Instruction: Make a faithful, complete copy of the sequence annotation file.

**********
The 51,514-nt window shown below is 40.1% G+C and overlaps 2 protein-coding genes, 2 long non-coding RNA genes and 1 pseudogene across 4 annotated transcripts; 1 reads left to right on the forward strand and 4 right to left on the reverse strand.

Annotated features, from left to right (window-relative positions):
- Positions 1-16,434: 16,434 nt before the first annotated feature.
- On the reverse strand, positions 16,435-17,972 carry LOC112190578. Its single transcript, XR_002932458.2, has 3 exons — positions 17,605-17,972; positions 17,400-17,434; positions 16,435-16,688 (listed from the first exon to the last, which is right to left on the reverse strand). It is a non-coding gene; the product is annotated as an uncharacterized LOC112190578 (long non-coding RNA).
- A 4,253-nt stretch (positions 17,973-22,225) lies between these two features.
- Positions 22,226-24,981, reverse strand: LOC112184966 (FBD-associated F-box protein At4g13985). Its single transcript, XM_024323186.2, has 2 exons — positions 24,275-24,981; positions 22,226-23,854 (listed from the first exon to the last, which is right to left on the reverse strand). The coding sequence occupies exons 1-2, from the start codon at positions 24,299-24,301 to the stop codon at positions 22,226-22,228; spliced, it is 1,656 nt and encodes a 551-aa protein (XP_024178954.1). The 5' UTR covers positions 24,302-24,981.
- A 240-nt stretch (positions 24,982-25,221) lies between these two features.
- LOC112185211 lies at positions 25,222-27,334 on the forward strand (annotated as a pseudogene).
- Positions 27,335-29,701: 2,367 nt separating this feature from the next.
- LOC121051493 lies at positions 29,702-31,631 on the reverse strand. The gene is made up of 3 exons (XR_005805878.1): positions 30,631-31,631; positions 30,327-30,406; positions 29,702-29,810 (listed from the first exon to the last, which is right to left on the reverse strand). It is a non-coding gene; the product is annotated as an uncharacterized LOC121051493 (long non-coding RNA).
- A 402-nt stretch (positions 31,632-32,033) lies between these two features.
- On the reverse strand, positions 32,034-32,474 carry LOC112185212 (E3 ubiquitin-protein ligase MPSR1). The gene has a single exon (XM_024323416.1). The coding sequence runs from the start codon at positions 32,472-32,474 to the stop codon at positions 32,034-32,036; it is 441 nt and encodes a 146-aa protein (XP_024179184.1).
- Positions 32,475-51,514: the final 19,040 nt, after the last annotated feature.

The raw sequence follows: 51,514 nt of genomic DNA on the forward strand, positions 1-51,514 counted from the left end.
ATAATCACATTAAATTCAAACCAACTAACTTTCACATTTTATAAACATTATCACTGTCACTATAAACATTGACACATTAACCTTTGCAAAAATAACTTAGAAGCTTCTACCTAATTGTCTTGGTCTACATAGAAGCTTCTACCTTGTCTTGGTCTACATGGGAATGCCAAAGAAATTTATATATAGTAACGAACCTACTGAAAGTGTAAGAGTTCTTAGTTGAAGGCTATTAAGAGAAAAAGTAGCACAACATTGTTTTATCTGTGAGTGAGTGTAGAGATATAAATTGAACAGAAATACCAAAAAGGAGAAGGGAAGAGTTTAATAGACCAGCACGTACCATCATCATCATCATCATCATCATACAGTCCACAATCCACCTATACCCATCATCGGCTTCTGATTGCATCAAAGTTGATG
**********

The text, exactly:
The 51,514-nt window shown below is 40.1% G+C and overlaps 2 protein-coding genes, 2 long non-coding RNA genes and 1 pseudogene across 4 annotated transcripts; 1 reads left to right on the forward strand and 4 right to left on the reverse strand.

Annotated features, from left to right (window-relative positions):
- Positions 1-16,434: 16,434 nt before the first annotated feature.
- On the reverse strand, positions 16,435-17,972 carry LOC112190578. Its single transcript, XR_002932458.2, has 3 exons — positions 17,605-17,972; positions 17,400-17,434; positions 16,435-16,688 (listed from the first exon to the last, which is right to left on the reverse strand). It is a non-coding gene; the product is annotated as an uncharacterized LOC112190578 (long non-coding RNA).
- A 4,253-nt stretch (positions 17,973-22,225) lies between these two features.
- Positions 22,226-24,981, reverse strand: LOC112184966 (FBD-associated F-box protein At4g13985). Its single transcript, XM_024323186.2, has 2 exons — positions 24,275-24,981; positions 22,226-23,854 (listed from the first exon to the last, which is right to left on the reverse strand). The coding sequence occupies exons 1-2, from the start codon at positions 24,299-24,301 to the stop codon at positions 22,226-22,228; spliced, it is 1,656 nt and encodes a 551-aa protein (XP_024178954.1). The 5' UTR covers positions 24,302-24,981.
- A 240-nt stretch (positions 24,982-25,221) lies between these two features.
- LOC112185211 lies at positions 25,222-27,334 on the forward strand (annotated as a pseudogene).
- Positions 27,335-29,701: 2,367 nt separating this feature from the next.
- LOC121051493 lies at positions 29,702-31,631 on the reverse strand. The gene is made up of 3 exons (XR_005805878.1): positions 30,631-31,631; positions 30,327-30,406; positions 29,702-29,810 (listed from the first exon to the last, which is right to left on the reverse strand). It is a non-coding gene; the product is annotated as an uncharacterized LOC121051493 (long non-coding RNA).
- A 402-nt stretch (positions 31,632-32,033) lies between these two features.
- On the reverse strand, positions 32,034-32,474 carry LOC112185212 (E3 ubiquitin-protein ligase MPSR1). The gene has a single exon (XM_024323416.1). The coding sequence runs from the start codon at positions 32,472-32,474 to the stop codon at positions 32,034-32,036; it is 441 nt and encodes a 146-aa protein (XP_024179184.1).
- Positions 32,475-51,514: the final 19,040 nt, after the last annotated feature.

The raw sequence follows: 51,514 nt of genomic DNA on the forward strand, positions 1-51,514 counted from the left end.
ATAATCACATTAAATTCAAACCAACTAACTTTCACATTTTATAAACATTATCACTGTCACTATAAACATTGACACATTAACCTTTGCAAAAATAACTTAGAAGCTTCTACCTAATTGTCTTGGTCTACATAGAAGCTTCTACCTTGTCTTGGTCTACATGGGAATGCCAAAGAAATTTATATATAGTAACGAACCTACTGAAAGTGTAAGAGTTCTTAGTTGAAGGCTATTAAGAGAAAAAGTAGCACAACATTGTTTTATCTGTGAGTGAGTGTAGAGATATAAATTGAACAGAAATACCAAAAAGGAGAAGGGAAGAGTTTAATAGACCAGCACGTACCATCATCATCATCATCATCATCATACAGTCCACAATCCACCTATACCCATCATCGGCTTCTGATTGCATCAAAGTTGATG